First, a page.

5 Crucial Lessons I Learned by Losing My Wallet in a Cab
A couple of summers ago, I thought I was going to have to recreate my entire financial life from scratch.
There I was, seated by the bar at nearly 10 p.m., reaching into my purse for my wallet so I could pay our dinner tab — and discovered it wasn’t there. Panic set in immediately and I dropped to my hands and knees hoping to find my wallet under the table or another patron’s chair.No luck.
I retraced my steps from the evening, called the police, called the cab company that had dropped us off that night. No one had seen my wallet (allegedly, I thought to myself) and I was sure my bank accounts had already been emptied.
How to Avoid Identity Theft When You Lose Your Wallet
I did get my wallet back the next day with no harm done, but in the 12 hours between that first realization and when my wallet was handed back to me, I was taught five very important financial safety lessons.
1. Don’t keep bank account information in your wallet!
Common sense, right? Well, even the best of us make poor decisions every now and then, including keeping highly sensitive banking information in our wallets.
While taking mental inventory of everything in my wallet, I realized I had left a piece of paper with my checking and savings account numbers on it that my bank had provided when I opened the accounts. That little piece of paper, tucked in a slot behind several cards, all but forgotten, was now identity theft gold just waiting to be found.
I felt pretty stupid when I realized that I left my personal bank account numbers right there, in my wallet, along with my debit card and ID. Then again, I thought I wasn’t the type of person who goes around losing her wallet.
2. Ensure you’re signed up for mobile banking.
When I confirmed my wallet was gone, I didn’t want to immediately begin canceling cards in case someone had found my wallet and planned to return it. Instead, I logged on to my mobile banking accounts via my phone and checked the activity in each — nothing. At least if my wallet was, in fact, in someone else’s hands, they weren’t attempting to spend any of my money … yet.
Mobile banking is excellent for keeping tabs on your bank accounts and reviewing recent charges. Even if you haven’t lost your wallet, periodically checking in on your savings or credit card accounts can keep you up to date on balances and catch any questionable transactions right away. And if you do lose your wallet, go ahead and cancel those cards if it isn’t returned by the following morning.
3. Shred old credit cards.
Like keeping bank account information inside your wallet, among the things not to carry in your wallet are expired credit cards, which serve as additional tools for identity thieves to use.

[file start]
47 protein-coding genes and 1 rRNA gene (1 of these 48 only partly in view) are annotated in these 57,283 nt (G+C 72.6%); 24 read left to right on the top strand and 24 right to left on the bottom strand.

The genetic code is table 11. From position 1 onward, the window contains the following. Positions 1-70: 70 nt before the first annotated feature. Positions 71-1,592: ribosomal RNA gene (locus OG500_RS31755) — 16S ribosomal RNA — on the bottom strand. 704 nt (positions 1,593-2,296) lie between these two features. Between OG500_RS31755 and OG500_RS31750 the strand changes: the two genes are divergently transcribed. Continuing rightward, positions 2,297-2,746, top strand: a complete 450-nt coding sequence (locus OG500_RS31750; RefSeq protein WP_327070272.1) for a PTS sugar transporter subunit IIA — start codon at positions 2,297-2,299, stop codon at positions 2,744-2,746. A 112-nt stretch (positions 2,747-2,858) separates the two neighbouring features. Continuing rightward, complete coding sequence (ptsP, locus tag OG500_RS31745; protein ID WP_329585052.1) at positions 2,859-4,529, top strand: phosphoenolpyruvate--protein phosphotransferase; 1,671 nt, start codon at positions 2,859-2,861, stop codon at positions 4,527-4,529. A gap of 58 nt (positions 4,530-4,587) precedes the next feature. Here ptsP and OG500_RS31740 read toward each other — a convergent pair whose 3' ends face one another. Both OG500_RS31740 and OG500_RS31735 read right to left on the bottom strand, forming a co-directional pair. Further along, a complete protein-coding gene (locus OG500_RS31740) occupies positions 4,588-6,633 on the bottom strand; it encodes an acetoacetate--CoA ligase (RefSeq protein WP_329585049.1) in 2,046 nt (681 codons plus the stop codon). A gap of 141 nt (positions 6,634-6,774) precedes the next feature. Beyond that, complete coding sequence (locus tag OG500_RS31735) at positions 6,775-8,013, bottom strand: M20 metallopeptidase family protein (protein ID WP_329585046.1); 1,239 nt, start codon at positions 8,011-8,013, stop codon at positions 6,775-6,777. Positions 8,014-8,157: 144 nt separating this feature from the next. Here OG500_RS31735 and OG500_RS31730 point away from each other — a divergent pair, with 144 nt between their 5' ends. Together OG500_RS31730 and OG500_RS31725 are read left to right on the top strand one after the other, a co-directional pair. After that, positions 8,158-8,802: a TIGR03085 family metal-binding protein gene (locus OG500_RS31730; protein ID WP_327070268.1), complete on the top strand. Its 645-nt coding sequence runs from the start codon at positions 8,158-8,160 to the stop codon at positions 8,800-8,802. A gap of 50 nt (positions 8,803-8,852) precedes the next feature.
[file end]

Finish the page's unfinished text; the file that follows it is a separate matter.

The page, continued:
While an old card should have a different expiration date and security code than its replacement, it will usually have the same card number — which you definitely don’t want anyone else to have. Granted, your current cards are just as vulnerable to theft when your wallet has gone missing, but you never know whether that good samaritan decided to swipe an expired credit card to be used later.
4. Keep a business card behind your ID.
This was my saving grace: Within a wad of photos, movie tickets and coupons was one business card left over from a recent conference, and it was this card that the person who found my wallet sitting in the back of a cab used to contact me and let me know where to pick it up.
I’ve learned a business card is one of the most important things to keep in your wallet and is ideal because it provides your business address, phone number and e-mail — information readily available to anyone interested in finding it — protecting your personal information from strangers but still providing a reliable way for others to contact you if needed.
5. What goes around comes around.
Honesty is a rare quality these days and should be rewarded. I was already astounded when someone bothered to rescue my wallet from that cab and contact me, personally ensuring my belongings were returned rather than leaving it up to the driver. But when I opened my returned wallet to find that every single dollar was still there, I knew I was blessed to meet one of the few truly honest men in existence.
If you ever find a lost wallet or money, return it to the owner. And if it’s you who is fortunate enough to have your missing money returned to you, be sure to generously compensate the person who finds it for their trouble and incredible integrity with a cash reward. Karma!
Photo courtesy of roland